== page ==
Search Results

You are looking at 1 - 10 of 22 items for

  • Author or Editor: Richard Wilson x
  • Refine by Access: All Content x
Clear All Modify Search
Chris Wilson and Richard G. Williams

Abstract

The mechanisms controlling the direction of eddy tracer fluxes are examined using eddy-resolving isopycnic experiments for a cyclic zonal channel. Eddy fluxes are directed downgradient on average when either (i) there is a Lagrangian increase in tracer variance or (ii) there is strong dissipation of tracer variance. The effect of the eddies on the mean tracer evolution can be described through an ensemble of eddies that each have a particular life cycle. Local examination of the eddy behavior, such as fluxes, eddy kinetic energy, and tracer variance appears complex, although the cumulative time-mean picture has coherence: eddies are preferentially formed in localized regions with downstream growth and increase in tracer variance concomitant with downgradient eddy tracer fluxes, while eventually the eddies decay with a decrease in tracer variance and upgradient eddy tracer fluxes. During spinup, tracer deformation through flow instability leads to an area-average increase in tracer variance (although locally it is increasing and decreasing with the individual eddy life cycles) and therefore an implied area-average, downgradient tracer flux. At a steady state, part of the pattern in eddy fluxes simply reflects advection of background tracer variance by the time-mean and eddy flows. The eddy flux becomes biased to being directed downgradient if there is a strong sink in the tracer, which is likely to be the case for eddy heat fluxes along isopycnals outcropping in the mixed layer or for eddy nitrate fluxes along isopycnals intersecting the euphotic zone.

Full access
Chris Wilson and Richard G. Williams

Abstract

Eddy fluxes systematically affect the larger-scale, time-mean state, but their local behavior is difficult to parameterize. To understand how eddy fluxes of potential vorticity (PV) are controlled, the enstrophy budget is diagnosed for a five-layer, 1/16°, eddy-resolving, isopycnic model of a wind-driven, flat-bottom basin. The direction of the eddy flux across the mean PV contours is controlled by the Lagrangian evolution of enstrophy, including contributions from the temporal change and mean and eddy advection, as well as dissipation of enstrophy. During the spinup, an overall increase in enstrophy is consistent with eddy fluxes being directed downgradient on average and homogenization of PV within intermediate layers. Enstrophy becomes largest along the flanks of the gyre, where PV gradients are large, and becomes smallest in the interior. At a statistically steady state, there is a reversing pattern of up- and downgradient eddy PV fluxes, which are locally controlled by the advection of enstrophy. A downgradient eddy PV flux occurs only on the larger scale over the gyre flanks and part of the western boundary. These larger-scale patterns are controlled by the eddy advection of enstrophy, which becomes significant in regions of high eddy enstrophy. As a consequence, at a statistically steady state, the eddy PV fluxes are not simply related to the mean fields, and their local, finescale pattern is difficult to parameterize.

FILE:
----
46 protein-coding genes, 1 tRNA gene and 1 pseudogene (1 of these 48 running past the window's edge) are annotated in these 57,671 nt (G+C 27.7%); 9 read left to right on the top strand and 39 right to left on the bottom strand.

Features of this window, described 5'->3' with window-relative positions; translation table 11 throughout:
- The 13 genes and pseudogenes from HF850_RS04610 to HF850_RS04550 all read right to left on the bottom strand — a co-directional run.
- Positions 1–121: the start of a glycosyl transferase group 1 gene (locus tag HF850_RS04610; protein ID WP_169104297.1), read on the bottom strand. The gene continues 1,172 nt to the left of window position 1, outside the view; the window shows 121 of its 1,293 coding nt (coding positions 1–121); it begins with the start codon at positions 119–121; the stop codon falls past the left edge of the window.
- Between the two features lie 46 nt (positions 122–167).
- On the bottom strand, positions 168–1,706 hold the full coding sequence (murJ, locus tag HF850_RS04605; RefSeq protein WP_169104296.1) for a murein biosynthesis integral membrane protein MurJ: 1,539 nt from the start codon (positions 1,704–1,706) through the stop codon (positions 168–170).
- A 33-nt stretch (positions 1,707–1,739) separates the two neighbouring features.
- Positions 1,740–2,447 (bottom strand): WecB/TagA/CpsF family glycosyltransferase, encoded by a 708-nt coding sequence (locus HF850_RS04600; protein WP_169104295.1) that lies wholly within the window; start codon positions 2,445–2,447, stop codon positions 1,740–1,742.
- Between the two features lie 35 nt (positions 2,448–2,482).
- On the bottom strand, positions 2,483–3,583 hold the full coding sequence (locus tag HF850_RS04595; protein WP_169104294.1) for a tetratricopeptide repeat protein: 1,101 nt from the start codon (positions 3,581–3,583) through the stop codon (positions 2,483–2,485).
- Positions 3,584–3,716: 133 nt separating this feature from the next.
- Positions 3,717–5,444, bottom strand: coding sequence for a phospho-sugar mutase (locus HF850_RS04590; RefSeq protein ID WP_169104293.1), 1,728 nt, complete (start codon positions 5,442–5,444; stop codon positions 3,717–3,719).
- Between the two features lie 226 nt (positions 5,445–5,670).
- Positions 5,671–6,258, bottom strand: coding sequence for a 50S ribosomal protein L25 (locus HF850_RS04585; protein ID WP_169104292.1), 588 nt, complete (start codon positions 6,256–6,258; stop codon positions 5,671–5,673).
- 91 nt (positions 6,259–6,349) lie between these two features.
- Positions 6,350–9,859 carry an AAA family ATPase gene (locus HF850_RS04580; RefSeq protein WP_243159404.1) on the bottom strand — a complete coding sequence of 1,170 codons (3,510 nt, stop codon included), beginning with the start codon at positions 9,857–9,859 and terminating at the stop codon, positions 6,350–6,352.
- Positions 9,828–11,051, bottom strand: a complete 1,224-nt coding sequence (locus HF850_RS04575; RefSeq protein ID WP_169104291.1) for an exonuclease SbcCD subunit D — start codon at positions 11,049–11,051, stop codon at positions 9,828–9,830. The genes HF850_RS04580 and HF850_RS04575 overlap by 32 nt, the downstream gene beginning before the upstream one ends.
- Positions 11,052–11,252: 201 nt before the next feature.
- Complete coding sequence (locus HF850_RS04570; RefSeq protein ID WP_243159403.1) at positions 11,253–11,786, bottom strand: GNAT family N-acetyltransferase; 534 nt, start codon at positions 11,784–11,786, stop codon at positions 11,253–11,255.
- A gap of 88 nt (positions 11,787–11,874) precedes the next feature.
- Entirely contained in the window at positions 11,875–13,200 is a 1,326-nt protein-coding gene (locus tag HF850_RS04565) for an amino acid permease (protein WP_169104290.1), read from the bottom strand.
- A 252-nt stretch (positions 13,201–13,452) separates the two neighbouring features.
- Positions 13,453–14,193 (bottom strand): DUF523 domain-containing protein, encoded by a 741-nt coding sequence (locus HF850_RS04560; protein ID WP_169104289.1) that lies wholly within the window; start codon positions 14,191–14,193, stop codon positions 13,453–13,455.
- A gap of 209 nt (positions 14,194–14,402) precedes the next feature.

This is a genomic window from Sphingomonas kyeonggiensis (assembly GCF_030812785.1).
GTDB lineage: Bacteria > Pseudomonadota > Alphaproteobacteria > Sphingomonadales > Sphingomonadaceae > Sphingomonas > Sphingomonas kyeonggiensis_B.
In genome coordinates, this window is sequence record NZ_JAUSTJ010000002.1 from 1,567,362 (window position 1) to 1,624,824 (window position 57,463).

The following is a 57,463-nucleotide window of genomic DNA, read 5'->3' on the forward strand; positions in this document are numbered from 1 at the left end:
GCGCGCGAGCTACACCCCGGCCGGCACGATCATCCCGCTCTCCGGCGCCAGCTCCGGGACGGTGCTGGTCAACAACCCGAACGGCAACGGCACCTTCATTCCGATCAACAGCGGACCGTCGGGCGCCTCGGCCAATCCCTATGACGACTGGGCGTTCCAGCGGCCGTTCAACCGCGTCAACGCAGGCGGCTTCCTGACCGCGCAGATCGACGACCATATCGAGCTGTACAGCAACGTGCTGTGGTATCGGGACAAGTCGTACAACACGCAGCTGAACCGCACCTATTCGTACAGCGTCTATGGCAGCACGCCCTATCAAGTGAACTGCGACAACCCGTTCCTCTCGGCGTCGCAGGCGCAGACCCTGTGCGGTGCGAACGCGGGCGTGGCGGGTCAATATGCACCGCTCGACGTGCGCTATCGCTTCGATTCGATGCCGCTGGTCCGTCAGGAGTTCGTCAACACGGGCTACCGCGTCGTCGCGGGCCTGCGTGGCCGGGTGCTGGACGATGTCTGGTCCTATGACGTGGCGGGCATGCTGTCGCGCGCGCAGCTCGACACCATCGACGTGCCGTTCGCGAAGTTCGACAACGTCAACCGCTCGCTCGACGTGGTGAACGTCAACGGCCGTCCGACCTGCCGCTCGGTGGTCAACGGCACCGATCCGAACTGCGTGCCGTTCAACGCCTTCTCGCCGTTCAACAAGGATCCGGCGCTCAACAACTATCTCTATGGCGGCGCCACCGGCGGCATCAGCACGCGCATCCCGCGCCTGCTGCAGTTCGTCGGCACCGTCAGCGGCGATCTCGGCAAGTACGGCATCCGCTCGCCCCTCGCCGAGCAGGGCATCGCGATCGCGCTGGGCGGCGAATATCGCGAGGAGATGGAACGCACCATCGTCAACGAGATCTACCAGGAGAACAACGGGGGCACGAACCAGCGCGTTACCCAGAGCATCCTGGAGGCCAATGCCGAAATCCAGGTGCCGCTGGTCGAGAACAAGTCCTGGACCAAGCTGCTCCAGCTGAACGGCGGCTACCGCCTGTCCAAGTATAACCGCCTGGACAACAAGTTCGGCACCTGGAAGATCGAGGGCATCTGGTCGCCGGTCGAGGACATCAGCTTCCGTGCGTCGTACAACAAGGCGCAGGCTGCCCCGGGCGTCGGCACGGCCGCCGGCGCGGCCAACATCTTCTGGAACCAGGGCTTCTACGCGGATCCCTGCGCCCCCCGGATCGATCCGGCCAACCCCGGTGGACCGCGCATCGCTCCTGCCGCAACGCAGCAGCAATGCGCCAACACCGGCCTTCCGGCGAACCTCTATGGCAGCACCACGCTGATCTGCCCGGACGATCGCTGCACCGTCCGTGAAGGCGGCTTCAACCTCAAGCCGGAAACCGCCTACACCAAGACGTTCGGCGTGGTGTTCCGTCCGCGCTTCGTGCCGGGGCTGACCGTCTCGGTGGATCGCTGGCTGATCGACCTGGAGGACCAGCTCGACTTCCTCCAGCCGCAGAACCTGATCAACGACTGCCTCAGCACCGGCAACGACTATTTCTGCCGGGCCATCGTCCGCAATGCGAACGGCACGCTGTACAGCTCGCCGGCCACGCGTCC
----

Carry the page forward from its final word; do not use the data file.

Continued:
Full access
Richard G. Wilson and Wayne R. Rouse

Abstract

Energy balance measurements of evapotranspiration from a developing corn crop are compared with daily equilibrium evapotranspiration estimates to examine the accuracy of the model and the environmental conditions under which it can be applied. Equilibrium estimates compared closely (a standard error of 6%) with the measured values when the surface was moderately dry, a condition which applied to 14 of the 24 days of the experiment. The ratio of actual evapotranspiration to available energy and the Bowen ratio are used to establish moisture and temperature limits for the model. The success of the model was related to a typical diurnal pattern of the difference between actual and equilibrium evapotranspiration which reflects expected variations of moisture stress during daytime hours. The performance of the model was nearly independent of the physical condition of the surface and the height of the required air temperature measurement. An equation is presented which permits easy calculation of equilibrium evapotranspiration from air temperature, net radiation, and soil heat flux data.

Full access
Richard E. Thomson and Robert E. Wilson

Abstract

Cape St. James is an extensive triangular-shaped promontory located in a tidally energetic region at the southern tip of the Queen Charlotte Islands approximately 150 km off the mainland coast or British Columbia. Several years of oceanographic data collected in vicinity of the cape reveal a regional circulation characterized by a strong (0.50 m s−1) coastal current along the western continental margin and respective clockwise and counterclockwise rotating mesoscale baroclinic eddies to the west and south of the cape. The coastal current flows counter to the prevailing winds while the anticyclonic eddy to the west of the cape is a particularly intense feature that appears consistently in AVHRR imagery of the region. The structure of the mean flow, combined with the marked O(0.1 0 m s−1) low-frequency current variability at fortnightly and monthly tidal periods plus significant coherence at fortnightly periods between low-frequency currents and demodulated tidal flow, suggests that rectification of the strong diurnal and semidiurnal tidal currents is the principal cause of the residual circulation in the vicinity of the cape.